So, over the next week or two, I’m going to tell you what our reasons are; what we like and maybe what we don’t like. It’s a good exercise for me because it’s about gratitude. And hopefully, it will help me to post more often too! And maybe it will help to answer some of the questions you’ve had.
Spoiler: It’s not only about landscape, environment, solitude and community.
This was our first day in our new, temporary home in Nova Scotia and the day was full.
We waited from 8 am for the phone and internet to get hooked up, by 2 separate companies. We delayed eating and finally sat down for lunch at 2:30 and they arrived within 20 minutes of each other.
The fellow hooking up the phone was a staunch union supporter. (As am I.) He told us that his union local was decimated when “Ma Bell” took over all the services. He’s felt bitter since the last strike; feels disconnected from the new union. “The union bosses came to talk to us from Toronto and they looked and sounded no different from management. They were all wearing suits….imagine that, suits! We were used to guys who bang their fists on the table and give you the straight goods”.
We called our moving company and our stuff will be delayed a few days. Seems there were some boxes for customs on the truck and everything is locked up while that part of the shipment gets checked?
If this was the 70’s, my marxist father would have thought this was a rouse for the RCMP to go through my entire life and my mom and dad’s and my/their boxes of letters, photos, diaries etc. And perhaps it was!
After some home-made soup for supper we went to see the newly formed youth centre. It was delightful….youth shooting pool and loud music and crawling babies and puppies on the wide, plank, wooden floors. The newly hired supervisor and a parent sat around a battered table and talked about how to raise funds to meet the wish list of stuff for the centre.
After that we wandered over to the Oakdene Centre, the former elementary school to sit in on the Bear River Music Society meeting. This group is trying to get a ‘coffee house’ live music thing going in town as a way of supporting local musicians and enhancing the quality of cultural life. Several artist friends were there and we are invited to drop in sometime. Bear River is such a welcoming community and Larry and I are amazed and happy about this.
As excited as I feel about our big change, I feel a bit like the cat. Where are my things? Where the hell am I? Where did my house go? Where is my routine? Where are all my friends? Why does everything smell different? Where is all my stuff? It reminds me of how I felt homesick at summer camp and missed my mother fiercely and would talk her into letting me come home early only to regret it 2 days after I returned because I really wanted to be at camp hiking through the creek, laughing with friends, and being in the countryside.
Last night, for the first time in years, I had 2 dreams, one about my dad and one about my mom. How special is that? I only remember a little about the dream with my dad. We were working on creating an archive about him and his life and I was going to record him. I realised I was moving to NS and wondered where I would find time to pack and to interview him. Then I remembered, practically, that he wasn’t alive anymore so my departure wouldn’t interfere with the interview. I guess they both made the trip! He was very glad that I was going to do something with his ‘papers’. I would like to create a multi-media online space that uses some of the letters and photos that I have of him and other family members. I really have enough materials (and now so does the RCMP) to mine for many years. That is very exciting.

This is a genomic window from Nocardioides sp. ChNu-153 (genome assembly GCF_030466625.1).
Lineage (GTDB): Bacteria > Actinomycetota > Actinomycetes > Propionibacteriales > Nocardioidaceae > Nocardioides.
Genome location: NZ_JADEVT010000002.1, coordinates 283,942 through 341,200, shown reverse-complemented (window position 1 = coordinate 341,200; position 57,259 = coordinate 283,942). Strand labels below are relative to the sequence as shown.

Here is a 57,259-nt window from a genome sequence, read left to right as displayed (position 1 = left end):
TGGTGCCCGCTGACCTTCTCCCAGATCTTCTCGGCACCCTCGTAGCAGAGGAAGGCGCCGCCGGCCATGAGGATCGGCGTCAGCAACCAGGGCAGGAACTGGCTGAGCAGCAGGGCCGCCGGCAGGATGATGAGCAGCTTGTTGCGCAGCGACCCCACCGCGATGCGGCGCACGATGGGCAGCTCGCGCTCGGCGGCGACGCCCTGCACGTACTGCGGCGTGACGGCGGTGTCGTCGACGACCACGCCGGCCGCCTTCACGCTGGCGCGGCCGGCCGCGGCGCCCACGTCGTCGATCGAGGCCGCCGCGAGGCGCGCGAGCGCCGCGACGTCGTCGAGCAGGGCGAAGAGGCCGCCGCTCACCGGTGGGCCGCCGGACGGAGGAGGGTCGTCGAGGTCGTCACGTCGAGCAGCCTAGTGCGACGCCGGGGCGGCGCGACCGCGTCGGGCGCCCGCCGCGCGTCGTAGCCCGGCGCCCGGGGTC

Another source of excitement is that everywhere you look here, there is a potential painting. I am so excited and can’t wait to pull out my watercolours (in the RCMP truck) and to get going!
The hardest part of this trip has definitely been Fluffy! She was quite distressed in the car and spent hours meowing, coughing up, and cowering in her cage.
Both Larry and I feel like we were ‘getting away with’ something by sneaking out-of-town to chase our dream.
Larry and I will have the chance to work creatively 24/7, for the first time in our lives. What an extraordinary gift we are about to receive. We will be doing this in one of the most beautiful spots in Canada. We have already met with and connected to some wonderful, funny, creative and generous artists and others in Bear River which is also amazing. And it looks like we’re going to get away with it too!
Will we adjust to life without an imposed 9-5 regime? Will we adjust to life in a small community?
Well, it’s late and I must try to get some sleep before the cat wakes me at 3 am.
The view of Nova Scotia from the Bay of Fundy was spectacular.
We were both thrilled with the trip. We could barely contain our excitement to finally be arriving at our new adventure.
Our car was stashed in the lower level of the ferry, stuffed with enough provisions and clothes until our moving truck arrives. And our bewildered cat Fluffy was in the car too.
The ferry ride from New Brunswick to Digby, Nova Scotia: